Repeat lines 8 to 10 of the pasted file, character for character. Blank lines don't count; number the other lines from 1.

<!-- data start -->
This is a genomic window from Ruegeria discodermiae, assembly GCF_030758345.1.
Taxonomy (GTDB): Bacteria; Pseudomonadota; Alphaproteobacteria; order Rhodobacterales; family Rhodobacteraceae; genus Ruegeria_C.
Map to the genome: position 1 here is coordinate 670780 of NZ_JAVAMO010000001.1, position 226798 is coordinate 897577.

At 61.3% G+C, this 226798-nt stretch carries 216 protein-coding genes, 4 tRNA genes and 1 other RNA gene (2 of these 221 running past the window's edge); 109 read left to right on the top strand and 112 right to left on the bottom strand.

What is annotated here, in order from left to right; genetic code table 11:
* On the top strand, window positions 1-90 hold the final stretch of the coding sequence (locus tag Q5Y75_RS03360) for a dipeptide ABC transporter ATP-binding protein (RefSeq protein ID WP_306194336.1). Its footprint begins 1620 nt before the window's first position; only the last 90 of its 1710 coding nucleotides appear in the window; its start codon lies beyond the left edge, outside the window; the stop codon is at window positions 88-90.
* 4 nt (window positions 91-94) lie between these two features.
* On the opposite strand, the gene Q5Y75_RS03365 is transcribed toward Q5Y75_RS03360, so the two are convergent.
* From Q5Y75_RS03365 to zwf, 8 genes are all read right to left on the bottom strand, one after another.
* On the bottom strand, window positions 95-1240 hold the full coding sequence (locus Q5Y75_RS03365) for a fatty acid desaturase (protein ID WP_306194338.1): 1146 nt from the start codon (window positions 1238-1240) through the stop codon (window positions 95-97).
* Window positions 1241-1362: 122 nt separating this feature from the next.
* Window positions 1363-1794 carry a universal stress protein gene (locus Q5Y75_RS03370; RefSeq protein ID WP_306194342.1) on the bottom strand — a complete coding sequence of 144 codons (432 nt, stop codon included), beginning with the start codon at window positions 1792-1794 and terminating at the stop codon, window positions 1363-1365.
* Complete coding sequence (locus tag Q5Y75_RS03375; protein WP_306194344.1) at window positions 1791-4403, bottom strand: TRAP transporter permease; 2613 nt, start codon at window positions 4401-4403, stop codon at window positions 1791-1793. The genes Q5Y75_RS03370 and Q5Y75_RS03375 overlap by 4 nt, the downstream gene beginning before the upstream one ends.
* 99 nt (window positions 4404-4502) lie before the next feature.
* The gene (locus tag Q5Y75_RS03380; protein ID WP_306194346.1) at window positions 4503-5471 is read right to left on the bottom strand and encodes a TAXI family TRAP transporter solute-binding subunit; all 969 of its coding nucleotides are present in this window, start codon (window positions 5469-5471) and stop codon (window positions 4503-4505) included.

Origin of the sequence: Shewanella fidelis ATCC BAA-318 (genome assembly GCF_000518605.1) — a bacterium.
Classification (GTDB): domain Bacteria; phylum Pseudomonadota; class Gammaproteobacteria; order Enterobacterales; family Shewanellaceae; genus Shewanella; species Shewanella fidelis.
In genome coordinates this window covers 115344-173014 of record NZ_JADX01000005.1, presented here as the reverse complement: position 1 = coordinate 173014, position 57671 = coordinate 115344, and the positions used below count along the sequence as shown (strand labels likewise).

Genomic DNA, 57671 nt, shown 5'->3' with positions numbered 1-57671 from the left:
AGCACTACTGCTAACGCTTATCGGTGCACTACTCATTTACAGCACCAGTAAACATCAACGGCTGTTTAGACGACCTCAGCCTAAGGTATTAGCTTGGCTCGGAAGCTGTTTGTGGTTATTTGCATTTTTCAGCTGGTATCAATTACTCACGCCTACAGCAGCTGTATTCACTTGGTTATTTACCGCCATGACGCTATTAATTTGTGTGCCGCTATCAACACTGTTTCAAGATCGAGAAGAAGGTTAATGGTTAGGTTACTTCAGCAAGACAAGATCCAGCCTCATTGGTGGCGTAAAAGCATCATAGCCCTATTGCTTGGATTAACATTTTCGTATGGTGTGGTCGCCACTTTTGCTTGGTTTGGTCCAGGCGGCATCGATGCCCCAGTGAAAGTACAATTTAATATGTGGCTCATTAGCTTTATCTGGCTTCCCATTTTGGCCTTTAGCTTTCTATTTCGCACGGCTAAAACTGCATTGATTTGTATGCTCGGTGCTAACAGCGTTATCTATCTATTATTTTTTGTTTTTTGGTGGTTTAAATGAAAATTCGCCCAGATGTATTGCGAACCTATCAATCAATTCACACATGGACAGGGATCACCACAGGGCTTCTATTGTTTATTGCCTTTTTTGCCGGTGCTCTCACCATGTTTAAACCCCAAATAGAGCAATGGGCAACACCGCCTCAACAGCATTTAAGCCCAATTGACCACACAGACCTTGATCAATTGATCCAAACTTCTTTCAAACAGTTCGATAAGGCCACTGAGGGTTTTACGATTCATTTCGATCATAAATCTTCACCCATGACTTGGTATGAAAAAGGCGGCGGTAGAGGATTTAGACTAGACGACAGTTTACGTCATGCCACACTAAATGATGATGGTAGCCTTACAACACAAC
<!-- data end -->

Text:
* On the opposite strand, the gene Q5Y75_RS03365 is transcribed toward Q5Y75_RS03360, so the two are convergent.
* From Q5Y75_RS03365 to zwf, 8 genes are all read right to left on the bottom strand, one after another.
* On the bottom strand, window positions 95-1240 hold the full coding sequence (locus Q5Y75_RS03365) for a fatty acid desaturase (protein ID WP_306194338.1): 1146 nt from the start codon (window positions 1238-1240) through the stop codon (window positions 95-97).